Dating An Anxious Person?: Here’s What You Should Do

The heart craves what the heart craves, and the mind follows suit. You may not always be able to control who you fall for.

Moreover, being in love means embracing and appreciating the other person’s positive traits and flaws. Your partner with anxiety, like you, wants to be accepted exactly as he or she is.

In your relationship, anxiety is a third party. It’s waiting for an opportunity to strike. Your relationship could be saved or destroyed by your partner’s anxiety.

It could put a strain on your relationship, or you and your partner could emerge stronger than ever.

You can help an anxious person by asking what you can do. Communicate with your partner after the situation calms.

Ask them about their anxiety symptoms and avoid thinking of anxiety as something only you or your partner has to deal with. Take small steps toward your goal with patience and professional guidance.

What you need to know and do when dating an anxious person is laid out in this article, from how to be a supportive partner to how anxiety can affect your relationship and more. This article is for those who want to ensure that anxiety doesn’t take over their relationship.

How Anxiety Affects Relationships

How Anxiety Affects Relationships

Regardless of how long you’ve been dating, your partner will eventually reveal that they are dealing with anxiety.

Be sensitive, empathic, and nonjudgmental at this crucial juncture in the relationship. 

Your partner’s anxiety may be triggered by past relationship traumas like infidelity or a parent’s divorce, or by anything else that had an impact on the relationship.

There are times in a relationship when your partner’s anxiety stems from a previous trauma that has nothing to do with the current one. 

A healthy relationship with someone who suffers from anxiety can only be achieved if both parties have a thorough understanding of what anxiety disorder is.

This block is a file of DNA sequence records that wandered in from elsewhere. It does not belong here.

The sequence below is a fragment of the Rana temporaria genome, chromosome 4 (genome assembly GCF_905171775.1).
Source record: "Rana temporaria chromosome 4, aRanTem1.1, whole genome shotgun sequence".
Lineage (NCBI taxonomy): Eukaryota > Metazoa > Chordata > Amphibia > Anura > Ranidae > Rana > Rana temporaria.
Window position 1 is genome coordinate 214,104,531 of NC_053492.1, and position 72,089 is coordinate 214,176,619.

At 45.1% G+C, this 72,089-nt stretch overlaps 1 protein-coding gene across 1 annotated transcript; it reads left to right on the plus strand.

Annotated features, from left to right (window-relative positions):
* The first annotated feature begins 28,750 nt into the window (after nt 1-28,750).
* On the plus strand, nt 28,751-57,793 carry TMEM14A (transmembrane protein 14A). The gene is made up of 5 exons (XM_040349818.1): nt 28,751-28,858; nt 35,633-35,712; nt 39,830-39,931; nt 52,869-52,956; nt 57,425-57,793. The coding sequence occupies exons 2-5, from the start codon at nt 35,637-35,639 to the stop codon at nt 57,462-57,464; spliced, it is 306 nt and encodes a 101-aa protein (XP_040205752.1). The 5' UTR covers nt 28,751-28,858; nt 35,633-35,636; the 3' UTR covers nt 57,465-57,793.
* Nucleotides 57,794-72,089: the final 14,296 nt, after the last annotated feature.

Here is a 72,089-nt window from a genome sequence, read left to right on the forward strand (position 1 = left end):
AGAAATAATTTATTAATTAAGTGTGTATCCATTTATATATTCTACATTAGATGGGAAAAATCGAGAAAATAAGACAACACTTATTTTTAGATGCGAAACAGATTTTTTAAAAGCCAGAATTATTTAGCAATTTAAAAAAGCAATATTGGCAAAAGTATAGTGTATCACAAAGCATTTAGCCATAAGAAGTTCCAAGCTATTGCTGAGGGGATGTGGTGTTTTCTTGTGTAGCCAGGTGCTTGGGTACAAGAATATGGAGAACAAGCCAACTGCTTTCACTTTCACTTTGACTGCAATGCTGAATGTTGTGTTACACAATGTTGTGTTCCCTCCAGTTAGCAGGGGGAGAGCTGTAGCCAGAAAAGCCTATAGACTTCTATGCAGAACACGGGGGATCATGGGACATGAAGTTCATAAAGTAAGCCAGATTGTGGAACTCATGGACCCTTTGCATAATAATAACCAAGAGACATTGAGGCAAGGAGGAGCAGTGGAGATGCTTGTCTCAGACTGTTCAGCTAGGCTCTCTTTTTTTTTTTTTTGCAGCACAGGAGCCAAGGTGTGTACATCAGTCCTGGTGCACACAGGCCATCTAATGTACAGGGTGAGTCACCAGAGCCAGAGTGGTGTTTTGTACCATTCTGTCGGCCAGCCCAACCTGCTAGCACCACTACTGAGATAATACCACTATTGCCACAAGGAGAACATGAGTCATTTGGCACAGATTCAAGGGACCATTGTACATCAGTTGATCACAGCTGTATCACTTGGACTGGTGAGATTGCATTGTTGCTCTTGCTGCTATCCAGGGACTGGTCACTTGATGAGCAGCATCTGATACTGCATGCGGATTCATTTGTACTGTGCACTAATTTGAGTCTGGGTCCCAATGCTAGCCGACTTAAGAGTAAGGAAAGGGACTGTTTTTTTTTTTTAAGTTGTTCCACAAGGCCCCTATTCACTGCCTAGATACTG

Anxiety disorder is characterized by a person’s tendency to overreact to a wide range of stimuli, including those that aren’t life-threatening.

Among the many physical signs of anxiety are a pounding heart, excessive sweating, shallow breathing, and a host of other difficulties focusing.

Individuals who suffer from crippling anxiety disorders struggle to get through their days without having panic attacks or overthinking everything.

Your partner may spend a lot of time stressing and thinking deeply about what could go wrong or is already wrong in the relationship if you’re dating someone who suffers from anxiety.

Negative thoughts and questions that might be going through their head include the following:

  • What if they don’t adore me the way I adore them?
  • What if they’re telling me the truth?
  • What if they’re withholding information from me?
  • What if they’re being unfaithful to me?
  • What if they decide to betray me?
  • What if they have a stronger attraction to someone else?
  • What if my anxiety causes our relationship to fall apart? (anxiety over anxiety)
  • What if we don’t work out?
  • What if they don’t reply to my text?
  • What if I’m always the one who reaches out first?
  • What if they leave me alone?

The majority of us have at least a few of these thoughts. Relationships, especially new ones, often include them.

Anxiety disorders, on the other hand, tend to make these thoughts more frequent and more intense for those who suffer from them. Anxiety rises when we dwell on negative thoughts rather than positive ones

It’s not uncommon for a partner’s anxious thoughts to lead to behavior that irritates you and strains your bond.

Anxious people tend to project their negative thoughts and feelings onto the other person in their relationship. This can cause a rift in the relationship, which can lead to tension and stress.